Maryland Has A Model Approach To Stop Sprawl and Invigorate Communities
A breakthrough for slowing sprawl
April 1, 1998 | By Keith Schneider
Great Lakes Bulletin News Service
Ever since the early 1970s, when the Rockefeller Brothers Fund sponsored the first comprehensive study on how suburban sprawl damages cities and the environment, state policymakers have searched for the right mix of incentives and regulations to solve the problem. A Breakthrough Rethinking Economic Investments As a scholar of government, Mr. Glendening long ago came to understand the role that tax breaks, agency contracts, outdated rules, construction loans, road-building funds, and infrastructure spending play in causing sprawl. From 1970 to 1995 most of Maryland's publicly-financed investments in roads, sewers, housing, and schools were in the distant suburbs of Washington, D.C., and Baltimore. Not surprisingly, many urban residents joined the majority of the 1 million people added to the state's population in that period who moved to the new suburbs. Building Statewide Support
Oregon vested power at the state level, requiring local governments to write new land use plans and establish growth boundaries. Vermont, meanwhile, granted local governments the direct authority to preserve the state's rural quality of life.
Now Maryland has devised an approach that is more achievable in this era of suspicion about government regulation. Last year, after two years of research and community organizing, Democratic Gov. Parris Glendening signed the Smart Growth Act. It aims to slow suburban sprawl by using the state's $16 billion annual budget to direct spending for roads, schools, public works and buildings, housing, and other new construction to places that already have been developed. Under the new law, which takes effect in October, state agencies also are instructed to deny funding for new construction in outlying regions.
The Smart Growth concept -- investing state subsidies to improve cities, protect farmland, and preserve the environment -- represents a breakthrough in land use planning by linking economics with social policy goals. Passage of the law resulted from an intensive statewide effort by the Glendening Administration to mobilize support among city leaders, public interest organizations, and citizens.
The Smart Growth Act is winning rave reviews from the nation's land use experts. Their response is summed up by William McDonough, dean of the University of Virginia School of Architecture, who calls the Act "the most important new planning and development strategy for the American landscape in a generation."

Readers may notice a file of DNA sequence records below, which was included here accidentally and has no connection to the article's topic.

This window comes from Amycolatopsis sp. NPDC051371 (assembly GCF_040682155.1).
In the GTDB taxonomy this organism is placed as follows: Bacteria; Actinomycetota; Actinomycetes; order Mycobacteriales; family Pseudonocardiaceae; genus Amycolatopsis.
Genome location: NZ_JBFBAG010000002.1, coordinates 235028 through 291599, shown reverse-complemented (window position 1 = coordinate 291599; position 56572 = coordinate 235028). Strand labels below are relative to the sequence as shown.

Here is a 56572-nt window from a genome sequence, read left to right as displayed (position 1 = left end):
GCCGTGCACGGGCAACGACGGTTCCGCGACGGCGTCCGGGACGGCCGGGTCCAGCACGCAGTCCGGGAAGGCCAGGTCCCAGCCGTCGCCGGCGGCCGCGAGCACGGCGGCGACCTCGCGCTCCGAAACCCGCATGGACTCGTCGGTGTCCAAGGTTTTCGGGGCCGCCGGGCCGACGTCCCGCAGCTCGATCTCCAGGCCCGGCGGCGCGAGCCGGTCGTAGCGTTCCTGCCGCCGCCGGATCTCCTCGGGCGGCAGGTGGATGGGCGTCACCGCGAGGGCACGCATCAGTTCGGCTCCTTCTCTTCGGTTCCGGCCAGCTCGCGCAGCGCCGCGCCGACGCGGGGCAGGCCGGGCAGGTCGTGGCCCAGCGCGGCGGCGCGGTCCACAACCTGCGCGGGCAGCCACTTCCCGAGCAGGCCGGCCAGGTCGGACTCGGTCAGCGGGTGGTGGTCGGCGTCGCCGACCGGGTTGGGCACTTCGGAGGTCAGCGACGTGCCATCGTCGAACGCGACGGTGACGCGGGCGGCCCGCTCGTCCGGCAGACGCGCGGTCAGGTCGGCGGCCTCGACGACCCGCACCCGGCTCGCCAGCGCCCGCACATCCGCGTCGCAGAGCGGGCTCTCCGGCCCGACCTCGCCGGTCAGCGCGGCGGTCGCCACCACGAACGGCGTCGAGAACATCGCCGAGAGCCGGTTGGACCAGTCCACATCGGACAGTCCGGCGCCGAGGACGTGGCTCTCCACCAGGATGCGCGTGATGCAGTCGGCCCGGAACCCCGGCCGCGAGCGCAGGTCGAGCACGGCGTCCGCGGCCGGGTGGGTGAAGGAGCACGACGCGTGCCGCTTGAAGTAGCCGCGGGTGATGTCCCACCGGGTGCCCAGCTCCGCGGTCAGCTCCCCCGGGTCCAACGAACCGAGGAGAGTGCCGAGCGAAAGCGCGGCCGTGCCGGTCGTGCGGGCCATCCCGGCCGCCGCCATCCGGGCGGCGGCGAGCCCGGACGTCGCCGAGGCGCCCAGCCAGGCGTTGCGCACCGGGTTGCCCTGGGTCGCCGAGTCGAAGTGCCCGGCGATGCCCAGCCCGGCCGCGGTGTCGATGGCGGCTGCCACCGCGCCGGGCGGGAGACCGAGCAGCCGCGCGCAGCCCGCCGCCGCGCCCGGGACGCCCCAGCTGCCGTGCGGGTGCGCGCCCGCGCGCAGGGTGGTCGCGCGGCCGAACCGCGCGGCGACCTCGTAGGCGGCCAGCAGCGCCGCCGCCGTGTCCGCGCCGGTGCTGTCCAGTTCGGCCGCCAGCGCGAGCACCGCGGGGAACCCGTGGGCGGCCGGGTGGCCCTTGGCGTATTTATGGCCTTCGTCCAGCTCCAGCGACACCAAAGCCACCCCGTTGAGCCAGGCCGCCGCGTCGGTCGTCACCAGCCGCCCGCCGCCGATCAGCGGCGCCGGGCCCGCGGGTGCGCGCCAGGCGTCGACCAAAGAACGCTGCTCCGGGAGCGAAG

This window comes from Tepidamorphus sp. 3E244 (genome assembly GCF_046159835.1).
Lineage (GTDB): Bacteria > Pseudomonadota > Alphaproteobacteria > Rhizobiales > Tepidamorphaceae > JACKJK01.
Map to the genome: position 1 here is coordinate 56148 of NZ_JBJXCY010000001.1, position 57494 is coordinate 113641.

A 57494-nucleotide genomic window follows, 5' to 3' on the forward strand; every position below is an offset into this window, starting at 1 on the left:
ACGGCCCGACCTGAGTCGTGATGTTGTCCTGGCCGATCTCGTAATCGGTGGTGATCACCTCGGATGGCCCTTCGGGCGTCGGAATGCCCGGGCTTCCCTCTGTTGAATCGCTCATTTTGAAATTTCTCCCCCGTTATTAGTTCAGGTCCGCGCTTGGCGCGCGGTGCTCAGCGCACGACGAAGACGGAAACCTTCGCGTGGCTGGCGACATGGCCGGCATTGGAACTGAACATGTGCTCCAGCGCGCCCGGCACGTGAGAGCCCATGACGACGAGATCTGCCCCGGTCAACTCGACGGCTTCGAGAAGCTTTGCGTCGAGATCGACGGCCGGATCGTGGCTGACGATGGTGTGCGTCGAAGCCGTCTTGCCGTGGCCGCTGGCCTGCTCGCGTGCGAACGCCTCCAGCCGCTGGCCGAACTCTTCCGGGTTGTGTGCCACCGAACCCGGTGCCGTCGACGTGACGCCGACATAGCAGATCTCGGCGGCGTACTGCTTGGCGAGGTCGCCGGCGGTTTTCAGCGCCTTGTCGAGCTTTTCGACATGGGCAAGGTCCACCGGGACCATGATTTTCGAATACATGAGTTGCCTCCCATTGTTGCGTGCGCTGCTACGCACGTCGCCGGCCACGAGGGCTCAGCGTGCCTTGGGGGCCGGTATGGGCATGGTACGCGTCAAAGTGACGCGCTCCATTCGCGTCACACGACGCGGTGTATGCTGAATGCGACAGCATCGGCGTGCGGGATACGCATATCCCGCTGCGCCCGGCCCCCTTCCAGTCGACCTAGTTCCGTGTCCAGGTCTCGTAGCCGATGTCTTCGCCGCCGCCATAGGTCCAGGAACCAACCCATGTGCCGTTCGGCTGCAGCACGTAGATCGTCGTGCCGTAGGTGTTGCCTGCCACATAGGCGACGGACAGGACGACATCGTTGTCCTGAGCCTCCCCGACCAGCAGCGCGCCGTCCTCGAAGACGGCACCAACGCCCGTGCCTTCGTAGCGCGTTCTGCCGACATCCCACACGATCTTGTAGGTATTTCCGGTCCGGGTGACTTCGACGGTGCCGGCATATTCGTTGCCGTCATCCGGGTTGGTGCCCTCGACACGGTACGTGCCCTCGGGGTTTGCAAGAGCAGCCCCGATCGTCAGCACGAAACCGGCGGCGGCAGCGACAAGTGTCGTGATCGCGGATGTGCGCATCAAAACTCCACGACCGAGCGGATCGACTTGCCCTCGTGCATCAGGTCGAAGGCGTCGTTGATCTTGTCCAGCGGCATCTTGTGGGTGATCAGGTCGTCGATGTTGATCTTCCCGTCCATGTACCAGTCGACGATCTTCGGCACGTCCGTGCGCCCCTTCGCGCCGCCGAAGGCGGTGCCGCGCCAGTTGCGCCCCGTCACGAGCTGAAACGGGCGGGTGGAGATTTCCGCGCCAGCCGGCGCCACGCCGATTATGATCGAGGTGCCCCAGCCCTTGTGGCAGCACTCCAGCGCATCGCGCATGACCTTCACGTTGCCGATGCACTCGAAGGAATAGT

"This is good policy and good politics," said Gov. Glendening during an interview in the Maryland State House. "It's the type of policy that makes common sense. It saves money. Why should we spend hundreds of millions of dollars to build new schools, and new sewers, and new roads to accommodate sprawl, instead of spending less money to hold communities together that are being abandoned? The answer is we shouldn't. Smart Growth gets us off that track."
Moreover, the average suburban lot size doubled. Strip malls proliferated. Traffic jams became a way of life. In the mid-1990s, the departments of transportation in Maryland and Virginia proposed a new multi- billion dollar Outer Beltway to link the new suburbs around Washington and relieve congestion on the first six- to eight-lane Beltway built in the 1960s.
Maryland's cities and inner suburbs, in the meantime, were left behind. From 1970 to 1995, Baltimore lost 213,000 people, 24% of its population. In the older inner suburbs of Montgomery County, Prince Georges County, and Baltimore County the population dropped by more than 207,000.
By 1994 the social costs of sprawl had become such a prominent political issue in Maryland that Gov. Glendening made it one of the central themes of his campaign, promising to set to work on the problem with new thinking. Following his inauguration in 1995, he convened three cabinet meetings to outline the effects of sprawl in Maryland, and to generate ideas.
In May 1996 the Governor took another important step by naming Ron Young to coordinate a statewide effort to gain legislative passage of a growth management bill. As a magazine columnist, former mayor of Frederick, and Deputy Director of the state Office of Planning, Mr. Young was well-suited to the job. He was on a first name basis with many of the municipal officials in Maryland, and he knew how to organize at the grass roots.
"The Governor called me over to his office in Baltimore one afternoon, and said he wanted to do something about sprawl and development," recalls Mr. Young. "He told me about the ideas he had about managing growth. He said he wanted the approach to be from the bottom up. There would be no new money. There would be no new bureaucracy. There would be no state control of land use. And he wanted me to organize a public information program to get this done."
Rethinking Economic Investments
As a scholar of government, Mr. Glendening long ago came to understand the role that tax breaks, agency contracts, outdated rules, construction loans, road-building funds, and infrastructure spending play in causing sprawl. From 1970 to 1995 most of Maryland's publicly-financed investments in roads, sewers, housing, and schools were in the distant suburbs of Washington, D.C., and Baltimore. Not surprisingly, many urban residents joined the majority of the 1 million people added to the state's population in that period who moved to the new suburbs.
Building Statewide Support